Cirrus Social Club is not yet operating, and in order to do so it must pass all inspections included in its operating plan, such as safety and ventilation, but it could take more than a year for those inspections to be conducted and approved. According to Westword, three more cannabis venues (Tetra Lounge, Patterson Inn Hotel, the headquarters of Colorado Cannabis Tours) are awaiting approval for a hospitality license, but are experiencing a pause in progress while trying to meet city ventilation requirements.
The Coffee Joint is one exception. While it is the only operating cannabis lounge in Denver, it can only allow consumption of vaporizing and edibles on-site. Because temporary permits do not exist under the hospitality license regulations, this means that legally, Stoner Cinema Pop-Ups can only operate at The Coffee Joint, or one of the three mobile cannabis hospitality license holders. “There are three active licensed mobile hospitality establishment businesses that could potentially provide service to events if they provide the city the required route log and follow the rules as far as the 30-minute limit for parking and allowing consumption at one parking spot,” said Escudero.
In March 2022, Tetra Lounge was approved for a hospitality license, but won’t actually receive the license until all the criteria is met. The business originally opened in 2018 as a “private” cannabis venue, but the term has been the topic of discussion for years. The International Church of Cannabis took the city of Denver to court in 2019 in an attempt to redefine the term “private,” but no significant ruling was made.
In July, nine venues and event owners were targeted by both the Colorado Department of Excise & Licenses and Denver Police Department, who issued citations for permitting unlicensed cannabis consumption or organizing cannabis-friendly events. This included Ant Life, Marijuana Mansion, Rooted Heart Yoga Studio, Vape Loft, Clubhouse Collective, Meta Talent Group, Colorado NORML, and Psychedelic Club of Denver.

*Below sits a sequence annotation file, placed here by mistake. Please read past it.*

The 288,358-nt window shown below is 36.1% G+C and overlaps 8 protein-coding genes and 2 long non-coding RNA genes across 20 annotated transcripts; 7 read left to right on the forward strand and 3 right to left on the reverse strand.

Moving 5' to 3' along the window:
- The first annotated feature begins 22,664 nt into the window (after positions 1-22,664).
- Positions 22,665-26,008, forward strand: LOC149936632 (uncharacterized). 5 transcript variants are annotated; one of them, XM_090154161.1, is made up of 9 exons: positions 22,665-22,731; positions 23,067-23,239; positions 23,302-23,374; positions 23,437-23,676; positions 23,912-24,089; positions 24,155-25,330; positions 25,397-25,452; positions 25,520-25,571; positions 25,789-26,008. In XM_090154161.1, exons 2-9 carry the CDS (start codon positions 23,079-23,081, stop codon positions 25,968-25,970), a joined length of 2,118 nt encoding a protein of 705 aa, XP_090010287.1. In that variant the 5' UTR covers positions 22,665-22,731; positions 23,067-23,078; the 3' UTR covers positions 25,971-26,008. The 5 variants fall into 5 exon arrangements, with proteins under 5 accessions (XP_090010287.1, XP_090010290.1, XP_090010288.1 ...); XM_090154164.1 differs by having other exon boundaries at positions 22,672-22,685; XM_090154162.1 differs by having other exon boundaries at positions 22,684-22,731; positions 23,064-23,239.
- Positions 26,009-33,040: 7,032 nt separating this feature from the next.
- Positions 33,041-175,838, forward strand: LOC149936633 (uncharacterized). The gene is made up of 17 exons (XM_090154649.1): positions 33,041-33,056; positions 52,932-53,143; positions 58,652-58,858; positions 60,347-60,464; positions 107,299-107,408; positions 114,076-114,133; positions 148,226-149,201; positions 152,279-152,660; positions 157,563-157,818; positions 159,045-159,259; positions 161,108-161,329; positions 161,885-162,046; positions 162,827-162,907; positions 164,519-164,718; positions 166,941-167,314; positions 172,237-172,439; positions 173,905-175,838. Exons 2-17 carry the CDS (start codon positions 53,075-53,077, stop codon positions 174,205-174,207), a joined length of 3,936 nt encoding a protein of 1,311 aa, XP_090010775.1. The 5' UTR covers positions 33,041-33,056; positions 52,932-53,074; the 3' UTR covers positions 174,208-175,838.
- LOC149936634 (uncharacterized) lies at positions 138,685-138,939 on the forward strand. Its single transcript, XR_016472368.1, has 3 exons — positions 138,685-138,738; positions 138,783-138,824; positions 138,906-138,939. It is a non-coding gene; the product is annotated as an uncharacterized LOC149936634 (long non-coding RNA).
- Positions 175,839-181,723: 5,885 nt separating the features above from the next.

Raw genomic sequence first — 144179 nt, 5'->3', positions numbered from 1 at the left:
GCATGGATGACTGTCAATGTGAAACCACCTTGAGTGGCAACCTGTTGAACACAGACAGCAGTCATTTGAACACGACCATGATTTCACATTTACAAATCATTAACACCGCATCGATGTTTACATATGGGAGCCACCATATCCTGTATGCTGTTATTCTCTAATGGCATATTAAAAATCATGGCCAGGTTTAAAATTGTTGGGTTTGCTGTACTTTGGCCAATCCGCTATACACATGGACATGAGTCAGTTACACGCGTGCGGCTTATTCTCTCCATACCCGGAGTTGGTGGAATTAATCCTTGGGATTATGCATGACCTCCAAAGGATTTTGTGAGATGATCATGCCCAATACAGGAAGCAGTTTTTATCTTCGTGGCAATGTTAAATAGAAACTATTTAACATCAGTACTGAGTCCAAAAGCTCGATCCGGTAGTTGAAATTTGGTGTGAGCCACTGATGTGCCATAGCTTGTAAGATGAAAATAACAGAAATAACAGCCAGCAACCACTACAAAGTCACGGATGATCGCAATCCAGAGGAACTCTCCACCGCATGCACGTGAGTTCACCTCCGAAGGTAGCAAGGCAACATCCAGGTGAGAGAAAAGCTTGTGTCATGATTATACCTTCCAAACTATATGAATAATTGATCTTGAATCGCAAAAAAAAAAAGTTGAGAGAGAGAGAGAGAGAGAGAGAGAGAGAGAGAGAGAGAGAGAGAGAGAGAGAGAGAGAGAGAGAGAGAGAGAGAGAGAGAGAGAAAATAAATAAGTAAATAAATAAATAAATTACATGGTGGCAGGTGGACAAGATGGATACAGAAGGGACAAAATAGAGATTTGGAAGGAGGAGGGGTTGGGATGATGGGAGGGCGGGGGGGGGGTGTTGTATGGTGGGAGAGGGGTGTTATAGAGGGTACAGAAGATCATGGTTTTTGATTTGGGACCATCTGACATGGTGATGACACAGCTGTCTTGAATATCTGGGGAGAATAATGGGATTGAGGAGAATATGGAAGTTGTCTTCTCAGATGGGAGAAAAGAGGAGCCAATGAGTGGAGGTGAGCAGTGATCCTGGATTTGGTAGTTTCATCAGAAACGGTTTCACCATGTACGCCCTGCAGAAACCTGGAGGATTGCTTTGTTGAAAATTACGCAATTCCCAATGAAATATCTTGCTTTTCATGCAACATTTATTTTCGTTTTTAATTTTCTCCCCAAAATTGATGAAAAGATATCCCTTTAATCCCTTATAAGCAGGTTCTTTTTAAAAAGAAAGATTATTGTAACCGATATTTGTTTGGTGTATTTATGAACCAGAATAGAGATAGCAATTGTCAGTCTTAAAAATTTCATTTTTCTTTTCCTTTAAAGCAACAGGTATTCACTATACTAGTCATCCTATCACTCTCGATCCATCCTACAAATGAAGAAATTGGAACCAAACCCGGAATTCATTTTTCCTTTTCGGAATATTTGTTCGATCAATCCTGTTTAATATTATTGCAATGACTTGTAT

“Citations, fines and enforcement activity by the city and county of Denver are always a last resort after every effort has been made to educate businesses about licensing rules and regulations,” Escuadero said last month. “As part of that effort, the city has issued licensing bulletins detailing the rules for marijuana hospitality. This included information about if a marijuana business is conducting commerce, there is a requirement for licensing. We hope businesses that are operating marijuana hospitality without the city and/or state required license will take steps to get licensed.”
The Department of Excise & Licenses first sent out memos to cannabis business owners in January 2022 in regards to unlicensed consumption, however it didn’t begin to enforce this until this summer.
Meanwhile in Nevada, the state’s first conditional cannabis consumption licenses were awarded to Planet 13, Thrive Cannabis Marketplace, and The Venue at SoL Cannabis in June, followed by LA Loung LLC at the end of July.
This article was edited on 8/28/23.